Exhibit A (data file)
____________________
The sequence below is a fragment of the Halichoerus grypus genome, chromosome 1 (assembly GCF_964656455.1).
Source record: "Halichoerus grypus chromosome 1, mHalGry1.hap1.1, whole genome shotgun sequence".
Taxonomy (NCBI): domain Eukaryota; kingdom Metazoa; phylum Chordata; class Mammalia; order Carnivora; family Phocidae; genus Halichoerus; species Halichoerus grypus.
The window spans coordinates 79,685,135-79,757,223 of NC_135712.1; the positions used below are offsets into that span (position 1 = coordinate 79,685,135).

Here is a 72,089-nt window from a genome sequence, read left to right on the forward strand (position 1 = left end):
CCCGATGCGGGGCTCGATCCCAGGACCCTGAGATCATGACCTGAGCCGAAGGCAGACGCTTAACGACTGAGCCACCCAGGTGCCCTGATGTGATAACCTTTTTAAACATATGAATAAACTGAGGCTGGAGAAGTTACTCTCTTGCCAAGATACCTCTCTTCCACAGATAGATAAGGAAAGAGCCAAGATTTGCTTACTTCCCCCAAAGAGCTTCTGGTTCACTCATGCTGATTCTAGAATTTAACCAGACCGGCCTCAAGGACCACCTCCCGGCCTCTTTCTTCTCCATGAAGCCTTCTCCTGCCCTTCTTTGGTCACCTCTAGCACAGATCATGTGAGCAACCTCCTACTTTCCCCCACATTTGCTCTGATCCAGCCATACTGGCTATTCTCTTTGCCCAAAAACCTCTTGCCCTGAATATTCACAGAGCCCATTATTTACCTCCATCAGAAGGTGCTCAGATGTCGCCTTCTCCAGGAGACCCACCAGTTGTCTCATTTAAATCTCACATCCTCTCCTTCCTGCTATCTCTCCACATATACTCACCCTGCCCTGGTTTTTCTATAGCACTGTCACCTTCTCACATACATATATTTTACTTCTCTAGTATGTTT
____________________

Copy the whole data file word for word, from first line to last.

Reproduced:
The sequence below is a fragment of the Halichoerus grypus genome, chromosome 1 (assembly GCF_964656455.1).
Source record: "Halichoerus grypus chromosome 1, mHalGry1.hap1.1, whole genome shotgun sequence".
Taxonomy (NCBI): domain Eukaryota; kingdom Metazoa; phylum Chordata; class Mammalia; order Carnivora; family Phocidae; genus Halichoerus; species Halichoerus grypus.
The window spans coordinates 79,685,135-79,757,223 of NC_135712.1; the positions used below are offsets into that span (position 1 = coordinate 79,685,135).

Here is a 72,089-nt window from a genome sequence, read left to right on the forward strand (position 1 = left end):
CCCGATGCGGGGCTCGATCCCAGGACCCTGAGATCATGACCTGAGCCGAAGGCAGACGCTTAACGACTGAGCCACCCAGGTGCCCTGATGTGATAACCTTTTTAAACATATGAATAAACTGAGGCTGGAGAAGTTACTCTCTTGCCAAGATACCTCTCTTCCACAGATAGATAAGGAAAGAGCCAAGATTTGCTTACTTCCCCCAAAGAGCTTCTGGTTCACTCATGCTGATTCTAGAATTTAACCAGACCGGCCTCAAGGACCACCTCCCGGCCTCTTTCTTCTCCATGAAGCCTTCTCCTGCCCTTCTTTGGTCACCTCTAGCACAGATCATGTGAGCAACCTCCTACTTTCCCCCACATTTGCTCTGATCCAGCCATACTGGCTATTCTCTTTGCCCAAAAACCTCTTGCCCTGAATATTCACAGAGCCCATTATTTACCTCCATCAGAAGGTGCTCAGATGTCGCCTTCTCCAGGAGACCCACCAGTTGTCTCATTTAAATCTCACATCCTCTCCTTCCTGCTATCTCTCCACATATACTCACCCTGCCCTGGTTTTTCTATAGCACTGTCACCTTCTCACATACATATATTTTACTTCTCTAGTATGTTT